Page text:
For all practical purposes, I have become something of a banana/pineapple/papaya farmer. I have planted so many of these around our property – I am not sure what I am going to do with their crops. With respect to pineapples, I have planted two varieties – a sweet golden variety and a red variety.
There is some knowledge one has about plants that could only come from actually cultivating them. I remember being shocked to see how asparagus grow – first as lush ferns, and then the asparagus start poking out of the ground beneath the ferns. Once I started gardening, the produce sections of grocery stores started to seem like miracles. Botany is so crazy.
Now I have two red pineapples coming up, and I was similarly shocked to see that all of the spikes on pineapple fruit are the legacy of individual flowers. Check this out!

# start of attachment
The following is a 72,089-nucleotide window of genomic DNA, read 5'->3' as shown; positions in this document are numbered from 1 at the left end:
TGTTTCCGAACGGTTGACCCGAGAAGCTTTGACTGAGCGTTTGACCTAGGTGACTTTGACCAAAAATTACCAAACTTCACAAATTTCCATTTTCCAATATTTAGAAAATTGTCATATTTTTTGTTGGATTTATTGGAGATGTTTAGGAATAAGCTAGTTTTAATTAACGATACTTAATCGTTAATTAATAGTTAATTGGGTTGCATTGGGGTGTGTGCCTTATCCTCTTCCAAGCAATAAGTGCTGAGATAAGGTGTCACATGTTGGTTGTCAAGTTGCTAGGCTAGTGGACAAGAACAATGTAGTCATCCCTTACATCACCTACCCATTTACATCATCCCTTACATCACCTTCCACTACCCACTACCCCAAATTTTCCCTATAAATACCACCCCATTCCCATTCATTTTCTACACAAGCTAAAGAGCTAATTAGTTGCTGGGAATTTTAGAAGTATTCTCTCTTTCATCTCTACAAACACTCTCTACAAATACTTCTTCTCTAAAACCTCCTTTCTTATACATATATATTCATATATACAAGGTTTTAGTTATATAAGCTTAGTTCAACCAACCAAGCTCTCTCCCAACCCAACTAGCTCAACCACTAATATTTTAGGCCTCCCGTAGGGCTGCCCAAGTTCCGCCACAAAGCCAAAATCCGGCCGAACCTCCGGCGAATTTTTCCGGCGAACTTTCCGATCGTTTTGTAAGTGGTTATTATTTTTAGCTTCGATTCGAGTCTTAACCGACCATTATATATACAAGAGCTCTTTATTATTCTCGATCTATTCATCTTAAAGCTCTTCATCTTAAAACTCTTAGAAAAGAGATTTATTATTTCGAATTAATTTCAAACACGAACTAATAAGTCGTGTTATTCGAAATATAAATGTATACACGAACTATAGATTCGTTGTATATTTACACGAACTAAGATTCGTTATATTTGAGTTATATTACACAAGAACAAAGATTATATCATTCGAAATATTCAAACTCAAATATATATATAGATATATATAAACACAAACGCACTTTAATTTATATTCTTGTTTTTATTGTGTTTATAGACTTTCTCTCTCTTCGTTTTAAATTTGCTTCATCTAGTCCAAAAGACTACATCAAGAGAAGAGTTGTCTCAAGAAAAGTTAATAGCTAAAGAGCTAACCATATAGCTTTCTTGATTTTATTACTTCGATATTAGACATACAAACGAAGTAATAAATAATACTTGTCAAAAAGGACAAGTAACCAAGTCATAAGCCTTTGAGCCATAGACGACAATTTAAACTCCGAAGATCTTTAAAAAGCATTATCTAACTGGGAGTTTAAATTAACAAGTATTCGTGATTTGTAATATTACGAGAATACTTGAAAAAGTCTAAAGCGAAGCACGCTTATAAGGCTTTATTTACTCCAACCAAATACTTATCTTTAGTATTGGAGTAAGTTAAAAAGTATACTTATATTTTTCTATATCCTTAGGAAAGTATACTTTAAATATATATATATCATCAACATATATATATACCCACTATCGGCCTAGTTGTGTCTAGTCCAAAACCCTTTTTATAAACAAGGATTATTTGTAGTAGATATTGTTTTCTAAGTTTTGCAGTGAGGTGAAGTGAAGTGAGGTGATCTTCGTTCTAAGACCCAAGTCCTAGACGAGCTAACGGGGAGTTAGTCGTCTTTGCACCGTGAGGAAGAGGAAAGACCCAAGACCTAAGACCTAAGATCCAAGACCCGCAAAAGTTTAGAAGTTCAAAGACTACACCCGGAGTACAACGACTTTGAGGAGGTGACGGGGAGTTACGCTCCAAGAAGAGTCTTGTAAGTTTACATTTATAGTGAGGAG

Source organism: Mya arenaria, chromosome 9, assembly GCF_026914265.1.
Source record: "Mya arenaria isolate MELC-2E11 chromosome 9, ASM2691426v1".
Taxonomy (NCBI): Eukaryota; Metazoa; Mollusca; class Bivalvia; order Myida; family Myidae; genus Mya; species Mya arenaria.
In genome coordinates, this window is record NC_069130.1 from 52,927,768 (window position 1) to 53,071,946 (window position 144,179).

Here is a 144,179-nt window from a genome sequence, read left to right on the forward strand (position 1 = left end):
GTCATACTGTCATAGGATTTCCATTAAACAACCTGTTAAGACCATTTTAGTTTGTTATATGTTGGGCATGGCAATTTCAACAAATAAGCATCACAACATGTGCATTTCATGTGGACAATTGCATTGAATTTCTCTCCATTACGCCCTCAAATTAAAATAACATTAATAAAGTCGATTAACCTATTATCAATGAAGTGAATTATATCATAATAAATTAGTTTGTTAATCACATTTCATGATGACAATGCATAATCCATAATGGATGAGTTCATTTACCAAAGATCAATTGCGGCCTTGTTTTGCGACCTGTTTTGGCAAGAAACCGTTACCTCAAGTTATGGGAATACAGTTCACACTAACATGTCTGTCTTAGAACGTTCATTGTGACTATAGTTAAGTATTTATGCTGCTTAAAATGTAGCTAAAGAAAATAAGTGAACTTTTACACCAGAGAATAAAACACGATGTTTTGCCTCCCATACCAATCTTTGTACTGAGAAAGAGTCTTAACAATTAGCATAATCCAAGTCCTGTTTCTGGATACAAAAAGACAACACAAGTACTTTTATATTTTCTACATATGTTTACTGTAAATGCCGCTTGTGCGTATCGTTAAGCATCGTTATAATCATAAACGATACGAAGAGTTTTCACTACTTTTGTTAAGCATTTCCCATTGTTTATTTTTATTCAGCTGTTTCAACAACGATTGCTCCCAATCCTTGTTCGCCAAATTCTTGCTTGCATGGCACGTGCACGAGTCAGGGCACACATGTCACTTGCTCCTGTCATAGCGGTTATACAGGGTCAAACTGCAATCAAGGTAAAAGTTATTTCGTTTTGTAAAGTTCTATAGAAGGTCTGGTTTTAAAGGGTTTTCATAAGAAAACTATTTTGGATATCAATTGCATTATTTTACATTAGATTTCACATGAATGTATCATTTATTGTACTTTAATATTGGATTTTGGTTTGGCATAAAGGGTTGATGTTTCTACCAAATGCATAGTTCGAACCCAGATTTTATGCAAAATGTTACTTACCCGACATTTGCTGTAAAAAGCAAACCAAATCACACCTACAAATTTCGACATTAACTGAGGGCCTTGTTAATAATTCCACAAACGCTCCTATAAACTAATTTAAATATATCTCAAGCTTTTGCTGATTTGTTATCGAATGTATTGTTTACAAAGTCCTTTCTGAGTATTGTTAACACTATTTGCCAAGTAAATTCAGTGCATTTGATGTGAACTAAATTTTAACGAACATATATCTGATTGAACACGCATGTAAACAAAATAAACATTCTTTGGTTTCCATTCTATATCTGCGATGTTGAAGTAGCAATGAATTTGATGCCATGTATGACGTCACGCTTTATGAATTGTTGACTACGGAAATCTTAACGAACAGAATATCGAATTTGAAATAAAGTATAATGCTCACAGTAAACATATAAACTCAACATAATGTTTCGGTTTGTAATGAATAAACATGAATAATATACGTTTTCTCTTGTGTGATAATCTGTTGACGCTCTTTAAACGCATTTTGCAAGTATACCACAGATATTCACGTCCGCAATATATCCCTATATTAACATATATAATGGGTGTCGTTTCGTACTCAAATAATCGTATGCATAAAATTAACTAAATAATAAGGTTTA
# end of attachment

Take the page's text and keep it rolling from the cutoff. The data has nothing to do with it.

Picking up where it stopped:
Pineapples are a type of bromeliad. Bromeliads are a diverse collection of spikey plants that even includes Spanish moss. They start off as a small shrub and then the individual flowers of the unpollinated plant fuse to form a “multiple fruit.” Basically a pineapple is a bunch of miniature fruits that have fused together into one entity, which is what gets harvested and sold in the grocery store.
Pineapples are native to South America, where their primary pollinators are hummingbirds and bats. They were introduced to Europe in the 17th century and became a symbol of luxury. (In the Deep South, pineapples are a symbol of Southern hospitality. If you are Southerner, it is important to share your most luxurious possessions with guests. This is why you see pineapples worked into a lot of Southern clothing brands and interior design.)